2. Number of Households: Ideally between 40 and 100 depending on the number of outsiders. But this number is not rigid.
3. Programme Terrain: The topics being investigated and the nature of investigation would determine the terrain. Eg. forestry issues, irrigation issues, etc. would require the relevant villages to be selected. For training purposes, the selection of villages offering a diverse mix of activities would be interesting.
4. Others: Such as the capacity of the village to host such a large gathering for 4-5 days – food, water, accommodation, etc.
Whatever be the case, it is a good idea on the part of those organising the programme, to visit the location and familiarise themselves with the layout and terrain.
Logistics: Are what they normally are when planning an exercise of this nature. Arrangements of food (including morning tea) transport (if necessary) sleeping arrangements, space for working on presentations and notes, space for evening meetings and group presentations, etc. should be some considerations to be taken into account.
Materials and Kit:
These have been detailed out in the note on PRA kits. A few important items are listed here again.
a) Rangoli powder (atleast 1 kg. each of 6 different colours, Green, Red and Blue are essential.)
b) Brown paper sheets (for charts and presentations),
c) Coloured felt pens (the thick ones are better),
d) Gum, cellotape, scissors, coloured paper, pins, note books, pens, etc., things of general stationery in nature.
e) Seeds and counters.
f) Boards – for presentations.
g) Lighting – Petromax, torches, (gensets) etc.
The following programme outline is usually followed (in the 4-5 days’ duration exercise). This is not rigid but can be adapted depending on situations and needs. The exercises are aimed at generating information on specific topics (eg. agriculture), issues (eg. access of landless to common property resources) and aspects. To obtain this information various methods need to be used. New exercises and methods could also be evolved or tried out and used as seen fit.
(This is an important part of PRA)
DAY – I
(Usually from the late afternoon onwards).
* Introduction of participants.
* Introduction to PRA
* Warm up exercises.
Time Line – to get a snapshot of the historical background of the
Participatory Mapping – to obtain information regarding resources, layouts and infrastructure, etc.
DAY – II (Whole Day)
* Sharing, reflections and write ups
* Exploratory exercises
* Transects, Historical
} To understand about
} resources and their
* Participatory Mapping
} To understand about –
* Ranking Exercises
} a) SEASONALITY (Rainfall, agriculture, labour migration, income expenditure, debt, credit, fodder, milk production, etc.) b) LIVELIHOOD ANALYSIS (Agriculture, animal husbandry, sericulture, non-farm livelihoods, etc.)
c) PREFERENCES (for trees and their uses, fodder, grasses, crops and varieties, etc.)
* Others – Linkage Charts
– Venn diagrams Relationship
– Flow diagrams
– Pie diagrams
– Bar diagrams
– Wealth Ranking
}To show linkages and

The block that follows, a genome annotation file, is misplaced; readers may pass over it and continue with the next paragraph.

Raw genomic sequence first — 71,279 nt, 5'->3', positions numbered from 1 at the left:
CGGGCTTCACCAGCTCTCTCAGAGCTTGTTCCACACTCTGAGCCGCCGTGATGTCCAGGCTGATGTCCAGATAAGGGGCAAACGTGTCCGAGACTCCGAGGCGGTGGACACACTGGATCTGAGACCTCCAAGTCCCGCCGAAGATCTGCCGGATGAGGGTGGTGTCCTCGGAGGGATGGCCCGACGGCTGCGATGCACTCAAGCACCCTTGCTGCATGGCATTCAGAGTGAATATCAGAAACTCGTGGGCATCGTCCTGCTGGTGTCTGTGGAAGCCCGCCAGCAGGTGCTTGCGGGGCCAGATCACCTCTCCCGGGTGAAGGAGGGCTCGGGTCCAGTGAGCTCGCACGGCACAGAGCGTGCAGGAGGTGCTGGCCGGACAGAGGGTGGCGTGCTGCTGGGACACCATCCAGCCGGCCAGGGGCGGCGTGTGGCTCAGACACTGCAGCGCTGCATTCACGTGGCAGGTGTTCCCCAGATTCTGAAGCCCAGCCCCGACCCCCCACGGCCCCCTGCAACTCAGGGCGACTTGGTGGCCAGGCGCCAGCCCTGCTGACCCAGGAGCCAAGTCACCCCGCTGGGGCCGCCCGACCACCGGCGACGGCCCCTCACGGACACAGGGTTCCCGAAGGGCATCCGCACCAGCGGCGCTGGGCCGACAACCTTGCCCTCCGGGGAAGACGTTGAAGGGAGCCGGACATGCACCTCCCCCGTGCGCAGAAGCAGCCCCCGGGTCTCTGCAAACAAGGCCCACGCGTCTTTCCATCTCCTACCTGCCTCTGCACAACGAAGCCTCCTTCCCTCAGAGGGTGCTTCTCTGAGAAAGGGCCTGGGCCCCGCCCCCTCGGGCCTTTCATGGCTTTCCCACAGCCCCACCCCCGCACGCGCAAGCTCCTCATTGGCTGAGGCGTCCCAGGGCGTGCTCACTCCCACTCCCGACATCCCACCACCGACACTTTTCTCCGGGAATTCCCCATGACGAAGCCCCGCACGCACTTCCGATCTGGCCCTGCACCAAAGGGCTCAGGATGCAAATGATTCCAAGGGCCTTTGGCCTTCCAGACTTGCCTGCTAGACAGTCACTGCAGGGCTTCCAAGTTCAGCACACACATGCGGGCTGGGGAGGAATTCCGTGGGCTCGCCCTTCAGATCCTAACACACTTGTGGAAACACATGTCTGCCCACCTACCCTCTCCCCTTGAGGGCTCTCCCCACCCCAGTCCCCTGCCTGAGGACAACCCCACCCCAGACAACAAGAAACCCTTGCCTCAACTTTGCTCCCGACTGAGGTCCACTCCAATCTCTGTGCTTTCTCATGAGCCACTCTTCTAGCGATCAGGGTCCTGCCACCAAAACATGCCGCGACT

} To represent information
} gathered in a concise form.
} To show economic status.
(A long list indeed to which many more topics can be added! But it is not necessary to do all of them. This is just a menu. Choose what is relevant and appropriate. You may need to split this over 2 days.
DAY – III (Whole Day)
* Sharing reflections and write ups.
* Taking stock of what is done.
* Identifying gaps.
* Briefing of what’s ahead.
* Convergence exercises
– Problems, solutions, opportunities
– Resource Development
DAY – IV (Whole Day)
* Sharing reflections and write ups.
* Briefing on how to conclude
* Concluding exercises
– Technical Plan
– Budget Plan
– Time Plan
– Operational Plan
– Management Plan
– Roles and Responsibilities.
DAY – V
* Sharing, reflection and write ups
* Review and discussion of Programmes
* Consolidation and Report Writing.
It is preferable for a PRA exercise to start somewhere in the late afternoon, of day one, say around 4:00 p.m. On subsequent days an early start is recommended. Time wise the following schedule is suggested.
Pre-breakfast session (1 hour)
For sharing of experiences, Reflective writing of process and content of the previous day’s experiences and what did I learn that was new?
Pre-Lunch Session (3-4 hours)
Post-breakfast session (1 hour)
– Briefing for day’s exercises
– Buzz sessions
– Team formation
Post Lunch session (2-3 hours)
Preparation of Presentations
Post Tea Sessions (1 hour)
Pre Dinner session
Post Dinner session
Review of day’s work by core group and
planning for next day.
NOTE : (This schedule is not a rigid one. It is only a suggestion). It can be altered to suit various situations/needs. Late evening presentations enable a larger village audience to participate. This is good for checking the information collected during the day for accuracy. The discussions are also good.
Planning each day’s programme with the participants (from the village/farmers) is also recommended.
Are usually done soon after breakfast. A short briefing followed by formation of sub-groups for each exercise/topic is ideal. The briefing can be accompanied by supplementary handouts – (notes and illustrations of concepts, methods, outputs of previous PRA exercises). Overhead projector and slide presentations greatly enhance the quality of briefing.